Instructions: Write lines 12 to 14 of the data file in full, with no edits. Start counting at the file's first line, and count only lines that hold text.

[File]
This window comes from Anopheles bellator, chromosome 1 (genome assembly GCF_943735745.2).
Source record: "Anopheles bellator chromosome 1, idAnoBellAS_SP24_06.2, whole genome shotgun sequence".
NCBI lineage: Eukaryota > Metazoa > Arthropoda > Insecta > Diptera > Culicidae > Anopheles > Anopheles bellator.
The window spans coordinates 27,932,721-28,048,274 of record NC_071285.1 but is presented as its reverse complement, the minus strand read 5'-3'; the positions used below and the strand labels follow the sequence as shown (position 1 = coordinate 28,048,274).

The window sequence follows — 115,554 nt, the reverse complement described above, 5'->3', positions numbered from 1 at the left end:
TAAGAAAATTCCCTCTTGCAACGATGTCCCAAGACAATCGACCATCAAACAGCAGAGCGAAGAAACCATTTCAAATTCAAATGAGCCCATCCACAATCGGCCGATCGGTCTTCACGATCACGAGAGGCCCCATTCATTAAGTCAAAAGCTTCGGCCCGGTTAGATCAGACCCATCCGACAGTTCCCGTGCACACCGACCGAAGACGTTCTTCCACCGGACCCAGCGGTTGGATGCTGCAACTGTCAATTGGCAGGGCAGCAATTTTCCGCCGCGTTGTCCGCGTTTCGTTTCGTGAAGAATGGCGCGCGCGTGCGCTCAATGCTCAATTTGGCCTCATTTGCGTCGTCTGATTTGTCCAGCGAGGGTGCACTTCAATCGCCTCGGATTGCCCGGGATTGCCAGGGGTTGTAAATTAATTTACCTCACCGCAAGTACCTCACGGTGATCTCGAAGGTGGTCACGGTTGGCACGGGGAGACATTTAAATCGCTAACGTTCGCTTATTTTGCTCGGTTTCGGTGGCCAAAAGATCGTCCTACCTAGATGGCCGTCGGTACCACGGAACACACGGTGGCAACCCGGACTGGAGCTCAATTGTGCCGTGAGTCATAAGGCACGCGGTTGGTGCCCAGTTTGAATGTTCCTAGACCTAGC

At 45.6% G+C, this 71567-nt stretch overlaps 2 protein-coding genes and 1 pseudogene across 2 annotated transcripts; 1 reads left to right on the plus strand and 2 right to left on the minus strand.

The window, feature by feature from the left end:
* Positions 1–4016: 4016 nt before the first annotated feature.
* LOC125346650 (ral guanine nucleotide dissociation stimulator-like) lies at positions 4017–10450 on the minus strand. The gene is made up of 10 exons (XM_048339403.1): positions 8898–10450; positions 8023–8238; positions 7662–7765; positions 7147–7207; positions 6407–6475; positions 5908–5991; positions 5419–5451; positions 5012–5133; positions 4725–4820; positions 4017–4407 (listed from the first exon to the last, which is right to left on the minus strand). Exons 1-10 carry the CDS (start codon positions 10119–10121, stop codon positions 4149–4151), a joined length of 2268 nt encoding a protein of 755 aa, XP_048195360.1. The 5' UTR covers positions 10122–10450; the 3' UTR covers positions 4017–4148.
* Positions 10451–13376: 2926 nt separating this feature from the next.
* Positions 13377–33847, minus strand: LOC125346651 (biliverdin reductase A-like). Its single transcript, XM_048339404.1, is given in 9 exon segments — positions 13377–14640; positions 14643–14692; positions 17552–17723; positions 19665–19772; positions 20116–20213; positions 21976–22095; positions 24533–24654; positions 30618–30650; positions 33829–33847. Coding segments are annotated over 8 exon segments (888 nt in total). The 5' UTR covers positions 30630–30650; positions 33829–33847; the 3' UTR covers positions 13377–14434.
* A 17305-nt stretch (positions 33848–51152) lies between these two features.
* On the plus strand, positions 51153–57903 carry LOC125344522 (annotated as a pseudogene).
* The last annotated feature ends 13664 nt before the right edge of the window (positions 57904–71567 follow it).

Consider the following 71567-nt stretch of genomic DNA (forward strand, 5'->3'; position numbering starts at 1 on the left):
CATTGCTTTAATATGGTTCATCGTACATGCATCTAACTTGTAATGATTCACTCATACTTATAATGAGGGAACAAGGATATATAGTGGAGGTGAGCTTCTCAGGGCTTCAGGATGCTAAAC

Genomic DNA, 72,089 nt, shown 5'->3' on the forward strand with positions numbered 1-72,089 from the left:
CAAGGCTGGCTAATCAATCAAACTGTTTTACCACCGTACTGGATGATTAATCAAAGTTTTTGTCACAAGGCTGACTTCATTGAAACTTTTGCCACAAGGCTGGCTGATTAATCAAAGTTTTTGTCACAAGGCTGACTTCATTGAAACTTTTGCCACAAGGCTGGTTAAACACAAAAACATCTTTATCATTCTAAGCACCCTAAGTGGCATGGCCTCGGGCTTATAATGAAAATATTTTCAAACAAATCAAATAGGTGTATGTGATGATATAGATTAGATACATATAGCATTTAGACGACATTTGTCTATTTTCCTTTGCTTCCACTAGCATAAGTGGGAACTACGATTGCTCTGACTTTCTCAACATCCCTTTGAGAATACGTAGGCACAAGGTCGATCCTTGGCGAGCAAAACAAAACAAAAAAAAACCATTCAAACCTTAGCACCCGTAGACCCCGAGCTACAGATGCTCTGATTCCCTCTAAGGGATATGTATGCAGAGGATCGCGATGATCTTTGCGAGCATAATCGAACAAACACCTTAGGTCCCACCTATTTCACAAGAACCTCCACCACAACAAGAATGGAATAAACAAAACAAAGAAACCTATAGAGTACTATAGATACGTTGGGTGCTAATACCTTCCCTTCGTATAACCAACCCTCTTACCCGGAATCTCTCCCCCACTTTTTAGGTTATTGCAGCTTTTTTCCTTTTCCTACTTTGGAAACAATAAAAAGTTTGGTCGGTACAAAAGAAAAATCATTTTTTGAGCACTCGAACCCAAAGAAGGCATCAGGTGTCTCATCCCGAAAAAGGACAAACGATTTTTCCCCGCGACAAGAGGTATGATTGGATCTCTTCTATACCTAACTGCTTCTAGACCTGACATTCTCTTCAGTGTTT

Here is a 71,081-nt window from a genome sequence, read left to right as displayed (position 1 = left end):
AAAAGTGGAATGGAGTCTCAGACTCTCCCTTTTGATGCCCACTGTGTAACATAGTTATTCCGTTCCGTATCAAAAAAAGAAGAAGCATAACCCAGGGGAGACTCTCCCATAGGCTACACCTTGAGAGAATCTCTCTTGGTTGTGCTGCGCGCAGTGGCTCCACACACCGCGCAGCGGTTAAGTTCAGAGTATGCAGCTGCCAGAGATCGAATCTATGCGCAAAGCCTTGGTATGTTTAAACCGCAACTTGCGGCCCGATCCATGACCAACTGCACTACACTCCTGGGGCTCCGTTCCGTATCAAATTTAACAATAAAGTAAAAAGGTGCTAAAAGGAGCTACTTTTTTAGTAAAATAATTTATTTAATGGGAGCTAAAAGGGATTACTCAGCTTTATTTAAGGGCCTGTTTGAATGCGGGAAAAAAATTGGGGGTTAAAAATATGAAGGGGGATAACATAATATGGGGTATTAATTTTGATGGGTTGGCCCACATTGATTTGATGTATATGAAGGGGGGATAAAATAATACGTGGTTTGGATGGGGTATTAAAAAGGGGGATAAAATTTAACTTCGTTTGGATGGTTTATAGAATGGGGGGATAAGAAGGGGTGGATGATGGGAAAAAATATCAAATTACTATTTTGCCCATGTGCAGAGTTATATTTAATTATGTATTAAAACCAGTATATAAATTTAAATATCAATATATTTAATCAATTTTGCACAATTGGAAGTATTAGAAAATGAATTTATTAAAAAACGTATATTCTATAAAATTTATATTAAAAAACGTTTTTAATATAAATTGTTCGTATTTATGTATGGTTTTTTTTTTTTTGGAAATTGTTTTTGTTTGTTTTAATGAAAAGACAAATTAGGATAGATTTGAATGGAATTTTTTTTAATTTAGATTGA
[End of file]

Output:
* Positions 13377–33847, minus strand: LOC125346651 (biliverdin reductase A-like). Its single transcript, XM_048339404.1, is given in 9 exon segments — positions 13377–14640; positions 14643–14692; positions 17552–17723; positions 19665–19772; positions 20116–20213; positions 21976–22095; positions 24533–24654; positions 30618–30650; positions 33829–33847. Coding segments are annotated over 8 exon segments (888 nt in total). The 5' UTR covers positions 30630–30650; positions 33829–33847; the 3' UTR covers positions 13377–14434.
* A 17305-nt stretch (positions 33848–51152) lies between these two features.
* On the plus strand, positions 51153–57903 carry LOC125344522 (annotated as a pseudogene).